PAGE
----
Debriefing: Do I need it?

My husband and I didn’t know if we needed debriefing, we just knew we needed help. By the end of our first term we were worn out, angry all the time, and felt like our emotional buffers were paper thin. It didn’t take much to send us from seemingly content to all guns blazing.

I’d already started skyping regularly with a counselor and made some progress. Talking with her was like having someone open your eyes to the reality that you are not just having a series of bad days/weeks/months/years, you’re actually in a pot of boiling water and unless you can turn down the heat, you’ll croak.

But how to turn down the heat? Wasn’t this just life here? Wasn’t this what I signed up for? Well, yes and no. She recommended debriefing.

It just so happened teammates were also looking for ways to turn down the heat and had booked into a weeklong debriefing retreat. We were intrigued and booked in too. We weren’t sure what debriefing was or how it would help us, but felt good about going with friends.

On Day 1 of the retreat we anonymously wrote our expectations on a board displayed in the meeting room. I wrote, “To learn how to live well and parent well in a violent and stressful environment.”

Each day following we were assigned homework, a “tool” to work on, and scheduled time to meet with our individual debriefers. Over the week we would create event timelines for the period we wanted to debrief, identify losses, discuss grief, open the scriptures, and address needs.

A particularly poignant time for me was the discussion of primary and secondary losses. It goes like this:

Event: A man attempted to rob me.
Primary loss: Nothing. I managed to keep hold of my bag.

So I’m fine, right?

Maybe. Maybe if this was an isolated incident or maybe if I had a different personality, I might be able to just move on. But it wasn’t and I don’t. This attempted robbery joined a long string of stressful/scary events. This is where secondary losses come into play.

Secondary losses usually go deeper and are harder to identify. While I kept my bag, my sense of security in my surroundings was once again shaken and my trust in the people of my host country took another blow.

As I talked with my debriefer and worked through identifying all the events and losses of the last three years, I felt a lot of sadness and disappointment.

Why had God allowed all these bad things to happen?
Where was God in all of this?
Why won’t He act?
Does He even really care?
Is He trustworthy?

My debriefer leaned forward, “So, in light of all this you need to ask yourself –  If this is who God is, why keep Him?”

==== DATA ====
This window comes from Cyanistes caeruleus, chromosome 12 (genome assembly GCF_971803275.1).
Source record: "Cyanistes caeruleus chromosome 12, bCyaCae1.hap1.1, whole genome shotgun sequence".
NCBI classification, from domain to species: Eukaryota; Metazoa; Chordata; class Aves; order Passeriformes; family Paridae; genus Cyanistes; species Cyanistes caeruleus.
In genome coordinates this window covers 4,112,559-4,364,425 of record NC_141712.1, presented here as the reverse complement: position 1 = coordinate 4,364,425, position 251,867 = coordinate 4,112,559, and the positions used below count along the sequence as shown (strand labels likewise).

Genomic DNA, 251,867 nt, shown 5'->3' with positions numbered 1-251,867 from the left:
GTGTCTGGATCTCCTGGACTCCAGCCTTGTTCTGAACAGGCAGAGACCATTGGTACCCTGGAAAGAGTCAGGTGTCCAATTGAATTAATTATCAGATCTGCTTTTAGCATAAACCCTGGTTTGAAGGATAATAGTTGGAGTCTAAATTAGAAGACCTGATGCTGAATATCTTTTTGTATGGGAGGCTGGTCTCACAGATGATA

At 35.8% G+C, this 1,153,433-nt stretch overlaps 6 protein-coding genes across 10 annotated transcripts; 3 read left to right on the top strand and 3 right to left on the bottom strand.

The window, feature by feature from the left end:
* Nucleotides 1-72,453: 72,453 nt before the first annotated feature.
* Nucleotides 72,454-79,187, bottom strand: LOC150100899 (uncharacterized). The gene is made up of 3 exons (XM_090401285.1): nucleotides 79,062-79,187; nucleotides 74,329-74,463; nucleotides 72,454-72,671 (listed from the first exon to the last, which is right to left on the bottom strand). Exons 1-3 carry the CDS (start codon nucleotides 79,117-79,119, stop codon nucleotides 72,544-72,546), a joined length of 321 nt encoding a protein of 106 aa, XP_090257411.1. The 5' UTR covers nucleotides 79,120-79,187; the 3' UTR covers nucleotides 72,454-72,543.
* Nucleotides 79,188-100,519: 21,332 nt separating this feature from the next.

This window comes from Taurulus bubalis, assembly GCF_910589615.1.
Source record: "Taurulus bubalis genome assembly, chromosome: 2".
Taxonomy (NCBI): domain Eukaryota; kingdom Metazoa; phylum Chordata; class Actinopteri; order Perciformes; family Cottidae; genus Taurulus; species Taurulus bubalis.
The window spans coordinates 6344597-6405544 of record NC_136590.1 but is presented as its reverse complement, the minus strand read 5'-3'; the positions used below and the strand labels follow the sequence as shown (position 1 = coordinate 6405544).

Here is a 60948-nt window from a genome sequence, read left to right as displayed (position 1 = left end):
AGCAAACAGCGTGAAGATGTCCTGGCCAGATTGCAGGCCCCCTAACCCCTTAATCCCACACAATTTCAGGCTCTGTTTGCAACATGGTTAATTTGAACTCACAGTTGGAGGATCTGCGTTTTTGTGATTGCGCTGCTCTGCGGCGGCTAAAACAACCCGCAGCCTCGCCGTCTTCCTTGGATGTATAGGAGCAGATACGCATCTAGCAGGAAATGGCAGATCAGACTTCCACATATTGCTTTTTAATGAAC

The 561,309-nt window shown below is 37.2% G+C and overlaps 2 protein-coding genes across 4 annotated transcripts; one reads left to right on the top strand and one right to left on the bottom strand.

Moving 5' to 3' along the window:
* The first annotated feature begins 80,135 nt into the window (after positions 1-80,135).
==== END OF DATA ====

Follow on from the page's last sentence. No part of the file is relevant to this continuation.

That moment. In that moment right there all the weight of events and sadness of the last 3 years came to a screeching halt. All my questions and doubts replaced with a new question:

“God, would you show me who you are and who I am to you?”

At the beginning of the week we read the story of the Walk to Emmaus in Luke 24. Jesus had just been crucified and buried. His followers hoped Jesus would be the one to restore everything, but now he was dead. Their hopes were crushed.

As the disciples walked along the road discussing all that happened, Jesus, unrecognized, came and walked with them. He chided their wrong thinking and opened the scriptures to them. As the story unfolds the disciples eventually realize Jesus is walking with them. There was still hope, unimaginable hope!

I went into debriefing looking for a plan of action. I wanted someone to tell me what to do to live well. I didn’t get that. Instead, throughout the week as I looked back and talked over all the events of the last three years, I hadn’t realized that Jesus would be there – walking with me, chiding me, pointing out truth, revealing who He is.

Although we still have many challenges, we now also have tools to help us walk through hard times, feel freedom to set better boundaries, and are working on a self care plan for this next term. Mostly, we have hope.

If you’re considering debriefing, I hope you find this post helpful. I’d love to tell you debriefing will fix everything. It won’t. But if you are having a hard time seeing clearly and need some help to do it, debriefing may be a good first step. A great list of missionary care and burnout resources can be found here:

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Anisha Hopkinson

Anisha was born to Chilean and Texan parents, first tasted missions in Mexico, fell in love with an Englishman in Africa, and now lives in Indonesia. She journals about cross-cultural life, helping people, and loving Jesus on

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